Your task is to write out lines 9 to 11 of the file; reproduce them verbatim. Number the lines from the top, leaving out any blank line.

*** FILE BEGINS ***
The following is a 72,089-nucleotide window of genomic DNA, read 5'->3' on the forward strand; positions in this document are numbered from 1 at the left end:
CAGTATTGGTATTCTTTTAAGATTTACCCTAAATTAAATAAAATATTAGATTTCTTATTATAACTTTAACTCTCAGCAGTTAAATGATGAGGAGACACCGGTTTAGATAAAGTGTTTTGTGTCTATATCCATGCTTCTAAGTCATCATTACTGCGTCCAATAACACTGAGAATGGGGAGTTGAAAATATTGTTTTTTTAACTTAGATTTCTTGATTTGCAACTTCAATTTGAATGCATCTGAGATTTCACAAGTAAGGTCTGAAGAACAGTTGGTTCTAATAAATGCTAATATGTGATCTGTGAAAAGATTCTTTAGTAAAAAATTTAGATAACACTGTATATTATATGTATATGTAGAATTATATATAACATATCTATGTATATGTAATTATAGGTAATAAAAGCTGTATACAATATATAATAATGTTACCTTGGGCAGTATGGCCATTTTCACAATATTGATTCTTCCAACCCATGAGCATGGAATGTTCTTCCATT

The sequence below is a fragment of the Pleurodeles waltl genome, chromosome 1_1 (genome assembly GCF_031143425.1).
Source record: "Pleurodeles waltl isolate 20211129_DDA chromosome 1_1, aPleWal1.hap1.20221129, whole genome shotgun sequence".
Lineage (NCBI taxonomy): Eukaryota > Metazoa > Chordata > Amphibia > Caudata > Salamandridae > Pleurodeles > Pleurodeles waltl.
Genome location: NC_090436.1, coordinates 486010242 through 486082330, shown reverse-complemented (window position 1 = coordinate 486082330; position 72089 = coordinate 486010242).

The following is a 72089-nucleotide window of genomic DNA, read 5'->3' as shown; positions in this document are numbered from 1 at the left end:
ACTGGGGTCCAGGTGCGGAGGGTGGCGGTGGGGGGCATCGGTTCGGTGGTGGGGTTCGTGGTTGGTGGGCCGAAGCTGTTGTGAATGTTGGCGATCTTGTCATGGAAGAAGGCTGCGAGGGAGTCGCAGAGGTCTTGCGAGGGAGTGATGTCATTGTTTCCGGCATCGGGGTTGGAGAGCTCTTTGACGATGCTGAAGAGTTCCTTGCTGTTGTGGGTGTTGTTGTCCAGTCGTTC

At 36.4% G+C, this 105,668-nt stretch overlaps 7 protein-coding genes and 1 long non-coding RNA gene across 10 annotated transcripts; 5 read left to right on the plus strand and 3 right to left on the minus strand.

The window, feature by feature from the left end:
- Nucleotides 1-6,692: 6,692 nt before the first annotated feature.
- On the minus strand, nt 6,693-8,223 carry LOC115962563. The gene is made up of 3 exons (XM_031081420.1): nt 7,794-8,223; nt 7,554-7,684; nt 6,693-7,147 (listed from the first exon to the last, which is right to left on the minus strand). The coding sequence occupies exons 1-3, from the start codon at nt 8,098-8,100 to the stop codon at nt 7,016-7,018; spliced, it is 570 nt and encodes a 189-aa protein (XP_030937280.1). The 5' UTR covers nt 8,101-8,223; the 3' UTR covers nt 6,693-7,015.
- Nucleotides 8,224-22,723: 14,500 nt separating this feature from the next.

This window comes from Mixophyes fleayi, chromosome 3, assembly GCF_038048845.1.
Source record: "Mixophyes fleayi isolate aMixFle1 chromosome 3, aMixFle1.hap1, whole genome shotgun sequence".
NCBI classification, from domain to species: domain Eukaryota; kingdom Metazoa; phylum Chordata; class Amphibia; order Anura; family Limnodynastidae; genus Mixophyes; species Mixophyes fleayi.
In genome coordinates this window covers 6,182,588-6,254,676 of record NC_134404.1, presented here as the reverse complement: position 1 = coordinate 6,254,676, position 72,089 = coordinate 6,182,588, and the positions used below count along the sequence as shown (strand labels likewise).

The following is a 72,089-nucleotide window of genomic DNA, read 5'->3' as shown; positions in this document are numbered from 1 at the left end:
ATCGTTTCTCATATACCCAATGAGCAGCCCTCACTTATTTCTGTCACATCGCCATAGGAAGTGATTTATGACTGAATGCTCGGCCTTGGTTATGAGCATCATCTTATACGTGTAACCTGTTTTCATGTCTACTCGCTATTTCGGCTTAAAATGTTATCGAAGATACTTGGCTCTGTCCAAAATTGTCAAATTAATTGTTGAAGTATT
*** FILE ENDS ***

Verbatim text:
At 36.4% G+C, this 105,668-nt stretch overlaps 7 protein-coding genes and 1 long non-coding RNA gene across 10 annotated transcripts; 5 read left to right on the plus strand and 3 right to left on the minus strand.

The window, feature by feature from the left end:
- Nucleotides 1-6,692: 6,692 nt before the first annotated feature.